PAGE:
Sunday, February 2, 2014

Speaking Without Anger




For this reason the king was angry and very furious, and gave the command to destroy all the wise men of Babylon.  So the decree went out, and they began killing the wise men; and they sought Daniel and his companions, to kill them. Then with counsel and wisdom Daniel answered Arioch, the captain of the king’s guard, who had gone out to kill the wise men of Babylon. (Daniel 2:12-14)

Speaking Without Anger
picture credit: spurmag.com
Anger has become a major problem in our society, especially when associated with driving.  Between 1990 and 1997, 2, 50,000 people were killed in traffic accident.  The U. S. Department of Transportation estimates that two-thirds of these road fatalities were caused by drivers who were angry.  They not only lost their temper, but they lost their lives as well.

When Daniel was confronted with the king’s edict, it could have given way to anger.  The King’s demands were unreasonable.  Who ever heard of telling the dream as well as giving the interpretation?  Furthermore, it was unfair.  Why destroy all the wise men when not everyone had been given the opportunity to redeem himself?  But Daniel knew better than to give way to such futile passions.  Instead, he answered with “counsel and wisdom.”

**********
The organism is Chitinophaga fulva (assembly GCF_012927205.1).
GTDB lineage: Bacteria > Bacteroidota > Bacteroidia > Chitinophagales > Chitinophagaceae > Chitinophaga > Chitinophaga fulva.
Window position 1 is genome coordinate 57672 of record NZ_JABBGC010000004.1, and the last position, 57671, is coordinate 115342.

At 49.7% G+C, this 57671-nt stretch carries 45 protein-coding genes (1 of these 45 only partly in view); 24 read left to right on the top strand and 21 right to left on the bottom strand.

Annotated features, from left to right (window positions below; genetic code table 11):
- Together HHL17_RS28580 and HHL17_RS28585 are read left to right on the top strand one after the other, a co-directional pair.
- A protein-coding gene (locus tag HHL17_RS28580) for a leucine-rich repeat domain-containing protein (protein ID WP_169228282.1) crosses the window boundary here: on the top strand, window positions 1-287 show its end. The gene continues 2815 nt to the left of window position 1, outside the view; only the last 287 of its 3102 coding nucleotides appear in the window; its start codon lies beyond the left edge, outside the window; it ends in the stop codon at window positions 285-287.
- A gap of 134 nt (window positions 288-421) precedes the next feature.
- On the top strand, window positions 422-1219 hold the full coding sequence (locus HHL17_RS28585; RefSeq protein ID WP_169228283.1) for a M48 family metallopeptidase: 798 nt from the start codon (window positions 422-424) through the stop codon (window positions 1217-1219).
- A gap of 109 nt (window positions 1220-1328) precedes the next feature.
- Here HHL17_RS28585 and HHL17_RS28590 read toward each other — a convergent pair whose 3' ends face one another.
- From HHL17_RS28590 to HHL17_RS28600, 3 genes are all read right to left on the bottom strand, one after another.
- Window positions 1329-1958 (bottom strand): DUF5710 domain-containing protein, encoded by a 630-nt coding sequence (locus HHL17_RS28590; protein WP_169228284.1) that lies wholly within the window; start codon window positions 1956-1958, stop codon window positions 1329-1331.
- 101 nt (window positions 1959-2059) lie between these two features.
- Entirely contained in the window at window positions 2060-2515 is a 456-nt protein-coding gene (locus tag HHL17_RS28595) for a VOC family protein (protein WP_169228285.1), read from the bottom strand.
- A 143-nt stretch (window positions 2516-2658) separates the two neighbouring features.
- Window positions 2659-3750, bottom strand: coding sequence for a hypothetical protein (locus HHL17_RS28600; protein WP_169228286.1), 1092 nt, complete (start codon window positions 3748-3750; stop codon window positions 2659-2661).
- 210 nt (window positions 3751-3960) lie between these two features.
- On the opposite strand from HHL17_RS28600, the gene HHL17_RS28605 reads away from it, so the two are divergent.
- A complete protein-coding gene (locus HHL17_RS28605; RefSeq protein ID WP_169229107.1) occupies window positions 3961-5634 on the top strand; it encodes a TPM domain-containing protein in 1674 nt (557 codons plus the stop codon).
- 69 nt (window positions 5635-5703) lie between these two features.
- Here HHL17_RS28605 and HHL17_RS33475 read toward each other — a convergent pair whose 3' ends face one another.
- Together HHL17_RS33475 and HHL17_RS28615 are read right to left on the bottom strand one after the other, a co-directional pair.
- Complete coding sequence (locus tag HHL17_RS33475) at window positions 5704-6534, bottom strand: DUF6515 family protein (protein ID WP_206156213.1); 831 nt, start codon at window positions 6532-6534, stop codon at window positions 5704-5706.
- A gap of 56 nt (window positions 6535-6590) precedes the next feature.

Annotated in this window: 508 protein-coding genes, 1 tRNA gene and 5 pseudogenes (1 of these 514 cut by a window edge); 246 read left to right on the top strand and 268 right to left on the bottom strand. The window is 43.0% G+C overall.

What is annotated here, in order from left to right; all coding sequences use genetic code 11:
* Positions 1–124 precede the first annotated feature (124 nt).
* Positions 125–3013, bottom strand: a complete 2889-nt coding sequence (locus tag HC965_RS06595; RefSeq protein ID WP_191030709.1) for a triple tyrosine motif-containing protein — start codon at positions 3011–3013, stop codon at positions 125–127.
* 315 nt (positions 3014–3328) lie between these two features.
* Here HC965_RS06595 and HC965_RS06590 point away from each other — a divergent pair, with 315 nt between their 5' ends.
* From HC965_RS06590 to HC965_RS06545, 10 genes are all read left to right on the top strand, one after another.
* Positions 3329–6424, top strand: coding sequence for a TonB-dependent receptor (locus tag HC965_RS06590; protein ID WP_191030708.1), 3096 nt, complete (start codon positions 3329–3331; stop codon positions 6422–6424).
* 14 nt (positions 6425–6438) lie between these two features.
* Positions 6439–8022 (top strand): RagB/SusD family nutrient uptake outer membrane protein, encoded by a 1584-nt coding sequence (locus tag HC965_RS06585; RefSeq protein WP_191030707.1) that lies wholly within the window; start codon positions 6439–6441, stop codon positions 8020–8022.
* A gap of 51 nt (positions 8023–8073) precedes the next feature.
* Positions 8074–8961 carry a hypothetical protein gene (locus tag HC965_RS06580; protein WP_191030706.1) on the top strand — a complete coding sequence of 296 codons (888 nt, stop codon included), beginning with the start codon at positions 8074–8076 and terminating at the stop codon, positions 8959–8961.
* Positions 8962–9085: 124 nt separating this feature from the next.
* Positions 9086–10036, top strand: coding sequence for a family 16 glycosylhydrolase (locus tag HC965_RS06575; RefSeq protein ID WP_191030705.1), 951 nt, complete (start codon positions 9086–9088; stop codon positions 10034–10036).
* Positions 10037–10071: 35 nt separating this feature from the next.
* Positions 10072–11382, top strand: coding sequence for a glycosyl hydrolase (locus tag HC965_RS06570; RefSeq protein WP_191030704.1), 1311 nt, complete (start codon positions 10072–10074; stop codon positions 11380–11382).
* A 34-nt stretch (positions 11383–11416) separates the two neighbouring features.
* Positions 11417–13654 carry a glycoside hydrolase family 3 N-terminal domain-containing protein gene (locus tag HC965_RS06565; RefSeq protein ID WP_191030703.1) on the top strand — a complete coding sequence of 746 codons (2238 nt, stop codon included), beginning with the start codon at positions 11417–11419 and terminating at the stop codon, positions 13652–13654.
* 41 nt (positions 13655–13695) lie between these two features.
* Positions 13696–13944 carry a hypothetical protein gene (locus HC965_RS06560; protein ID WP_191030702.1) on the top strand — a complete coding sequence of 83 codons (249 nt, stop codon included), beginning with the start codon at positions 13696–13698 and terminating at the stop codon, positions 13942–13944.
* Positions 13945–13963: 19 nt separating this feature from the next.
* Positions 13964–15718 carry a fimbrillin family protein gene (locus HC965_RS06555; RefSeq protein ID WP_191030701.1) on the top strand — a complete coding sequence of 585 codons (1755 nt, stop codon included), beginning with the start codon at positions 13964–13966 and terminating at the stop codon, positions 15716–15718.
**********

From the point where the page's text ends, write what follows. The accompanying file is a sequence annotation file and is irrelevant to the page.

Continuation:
To his credit, Daniel first sought information.  He checked out the facts to find out what lay behind this seemingly unreasonable edit.  Then he spoke with wisdom.  Daniel took the time to understand the situation and then offered a practical solution that would both meet the king’s need and save the lives of many innocent people.

Anger can be terribly devastating, especially for Christians.  Not only do they suffer the same consequences unbelievers do when they lose their temper, but they also tarnish their testimony before a watching world.

If you struggle with anger, learn to seek counsel and then speak with wisdom.  Get the facts straight.  Give yourself time to think about the consequences of your anger.  And then, rather than waste your energy on a fit of rage and bring shame to the Lord, as God to show you how you can resolve the situation for His glory.

Anger isn’t always wrong, but it’s seldom profitable.

                                                  —Dr. Woodrow Kroll

Source: Confident Living Magazine, Back to the Bible